Hot Chocolate in Modern Society !
Today hot chocolate is consumed throughout the world, although there are still two main styles of the drink, one having a much thicker consistency than the other.
In America and parts of Europe, the drink is most popular in instant form, made with hot water or milk from a packet containing mostly cocoa powder, sugar, and dry milk. This is the thinner of the two styles, it is very sweet and often topped with marshmallows, whipped cream or, in the UK at least, a piece of solid chocolate, often a Cadbury's Flake bar.
In Europe, where it is especially popular, it is often very thick, due to being made directly from chocolate (such as Italy's cioccolata densa, ubiquitous in their bars and restaurants). The Germans are also known for very thick, heavy chocolate. With the influence of restaurant pastry chefs and chocolatiers, this style is creeping into American culture, where hot chocolate is traditionally a winter drink of the aforementioned powder-based variety, associated in folk images with snowstorms and sledding.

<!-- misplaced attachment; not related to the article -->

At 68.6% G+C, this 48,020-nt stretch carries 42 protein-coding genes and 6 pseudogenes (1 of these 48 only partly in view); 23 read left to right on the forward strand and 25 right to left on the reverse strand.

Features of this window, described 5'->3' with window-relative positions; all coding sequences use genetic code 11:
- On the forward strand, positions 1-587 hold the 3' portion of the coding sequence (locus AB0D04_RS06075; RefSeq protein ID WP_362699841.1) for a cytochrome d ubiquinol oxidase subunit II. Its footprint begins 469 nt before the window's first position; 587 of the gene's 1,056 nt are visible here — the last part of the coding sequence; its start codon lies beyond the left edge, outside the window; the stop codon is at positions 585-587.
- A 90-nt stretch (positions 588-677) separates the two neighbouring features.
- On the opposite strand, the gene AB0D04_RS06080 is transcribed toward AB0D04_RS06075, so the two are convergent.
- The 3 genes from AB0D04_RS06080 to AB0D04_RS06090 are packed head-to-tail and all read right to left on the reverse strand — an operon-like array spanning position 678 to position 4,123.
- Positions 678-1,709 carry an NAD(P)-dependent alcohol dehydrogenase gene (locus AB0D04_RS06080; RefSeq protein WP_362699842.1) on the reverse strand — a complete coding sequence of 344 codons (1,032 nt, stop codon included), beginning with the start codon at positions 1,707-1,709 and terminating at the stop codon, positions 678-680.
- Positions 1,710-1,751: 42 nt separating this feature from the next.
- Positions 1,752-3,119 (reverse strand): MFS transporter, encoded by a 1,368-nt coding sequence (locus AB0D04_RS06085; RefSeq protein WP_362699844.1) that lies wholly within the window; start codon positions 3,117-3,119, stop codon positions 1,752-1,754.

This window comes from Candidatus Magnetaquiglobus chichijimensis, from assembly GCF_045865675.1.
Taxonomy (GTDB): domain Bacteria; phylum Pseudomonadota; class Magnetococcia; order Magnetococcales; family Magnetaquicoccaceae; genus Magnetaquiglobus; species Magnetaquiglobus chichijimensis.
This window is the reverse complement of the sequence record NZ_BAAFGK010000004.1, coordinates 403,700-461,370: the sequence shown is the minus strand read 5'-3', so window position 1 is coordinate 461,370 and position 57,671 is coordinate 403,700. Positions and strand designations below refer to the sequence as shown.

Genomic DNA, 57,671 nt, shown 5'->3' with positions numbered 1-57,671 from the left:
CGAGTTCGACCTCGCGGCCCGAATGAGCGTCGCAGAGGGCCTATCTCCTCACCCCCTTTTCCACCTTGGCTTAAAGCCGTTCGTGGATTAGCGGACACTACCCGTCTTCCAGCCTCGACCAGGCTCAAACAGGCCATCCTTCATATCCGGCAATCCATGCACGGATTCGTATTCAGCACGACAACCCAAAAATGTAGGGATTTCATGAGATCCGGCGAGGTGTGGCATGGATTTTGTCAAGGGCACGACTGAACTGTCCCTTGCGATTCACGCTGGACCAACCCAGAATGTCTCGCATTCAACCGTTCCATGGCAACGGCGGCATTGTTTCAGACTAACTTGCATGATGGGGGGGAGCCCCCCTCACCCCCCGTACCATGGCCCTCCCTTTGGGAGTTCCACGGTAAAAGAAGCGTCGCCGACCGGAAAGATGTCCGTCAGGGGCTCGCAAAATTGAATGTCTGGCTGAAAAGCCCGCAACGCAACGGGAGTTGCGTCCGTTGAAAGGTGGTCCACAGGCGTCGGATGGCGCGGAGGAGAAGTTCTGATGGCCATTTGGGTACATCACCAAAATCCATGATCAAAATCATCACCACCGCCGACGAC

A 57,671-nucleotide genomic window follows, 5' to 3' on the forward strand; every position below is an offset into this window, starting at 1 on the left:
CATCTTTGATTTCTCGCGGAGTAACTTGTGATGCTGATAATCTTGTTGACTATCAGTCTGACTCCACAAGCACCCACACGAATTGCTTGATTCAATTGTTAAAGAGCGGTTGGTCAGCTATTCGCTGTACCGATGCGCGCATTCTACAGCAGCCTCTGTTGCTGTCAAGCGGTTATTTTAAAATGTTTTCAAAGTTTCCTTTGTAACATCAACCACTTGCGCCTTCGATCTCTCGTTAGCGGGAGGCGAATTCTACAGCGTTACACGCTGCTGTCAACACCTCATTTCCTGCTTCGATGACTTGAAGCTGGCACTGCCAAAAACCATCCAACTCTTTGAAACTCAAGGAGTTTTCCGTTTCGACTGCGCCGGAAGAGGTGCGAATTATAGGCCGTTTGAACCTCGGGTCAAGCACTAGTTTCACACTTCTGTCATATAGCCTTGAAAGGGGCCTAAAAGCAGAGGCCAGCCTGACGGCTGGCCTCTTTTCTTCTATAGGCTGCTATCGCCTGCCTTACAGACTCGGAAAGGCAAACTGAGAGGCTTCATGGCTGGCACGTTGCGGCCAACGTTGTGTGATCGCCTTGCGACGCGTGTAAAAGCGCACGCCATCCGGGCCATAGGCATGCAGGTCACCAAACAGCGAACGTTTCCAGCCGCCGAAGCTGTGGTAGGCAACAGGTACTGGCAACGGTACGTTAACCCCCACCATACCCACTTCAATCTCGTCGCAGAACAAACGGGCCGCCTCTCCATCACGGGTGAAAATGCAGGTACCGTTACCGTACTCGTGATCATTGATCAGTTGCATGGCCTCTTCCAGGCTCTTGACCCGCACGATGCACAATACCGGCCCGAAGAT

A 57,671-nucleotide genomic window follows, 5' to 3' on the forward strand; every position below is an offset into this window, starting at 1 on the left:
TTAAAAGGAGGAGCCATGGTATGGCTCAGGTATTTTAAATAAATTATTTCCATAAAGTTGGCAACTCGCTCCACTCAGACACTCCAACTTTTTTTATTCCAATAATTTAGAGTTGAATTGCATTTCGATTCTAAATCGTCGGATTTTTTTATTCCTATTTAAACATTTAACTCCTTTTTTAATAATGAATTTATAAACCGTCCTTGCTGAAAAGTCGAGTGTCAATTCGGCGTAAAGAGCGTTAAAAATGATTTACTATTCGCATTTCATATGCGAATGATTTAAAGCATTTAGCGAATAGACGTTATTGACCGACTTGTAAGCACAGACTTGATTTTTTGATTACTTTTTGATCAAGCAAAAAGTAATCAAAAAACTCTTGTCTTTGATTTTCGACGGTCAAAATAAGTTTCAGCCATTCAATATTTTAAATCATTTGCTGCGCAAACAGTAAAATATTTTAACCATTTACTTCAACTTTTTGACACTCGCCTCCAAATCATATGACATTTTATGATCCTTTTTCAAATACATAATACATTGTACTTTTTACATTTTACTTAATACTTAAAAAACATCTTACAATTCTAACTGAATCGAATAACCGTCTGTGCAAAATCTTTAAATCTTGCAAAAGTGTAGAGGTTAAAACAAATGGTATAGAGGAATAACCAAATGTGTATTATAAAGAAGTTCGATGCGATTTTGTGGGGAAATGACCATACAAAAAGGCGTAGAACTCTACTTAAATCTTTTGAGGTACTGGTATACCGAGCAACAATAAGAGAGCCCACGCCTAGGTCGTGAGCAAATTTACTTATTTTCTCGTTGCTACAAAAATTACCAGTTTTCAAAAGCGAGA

Â In Spain, hot chocolate and churros was the traditional working-man's breakfast. This Spanish style of hot chocolate is very thick, having the consistency of warm chocolate pudding. Today, in cities like Madrid, Spaniards mark the traditional end to a night out by dipping churros into this very thick hot chocolate.
Â A study has shown that hot chocolate contains more antioxidants than wine and tea therefore reducing the risk of heart disease. New research claims that drinking hot chocolate before bedtime promotes better sleep.Â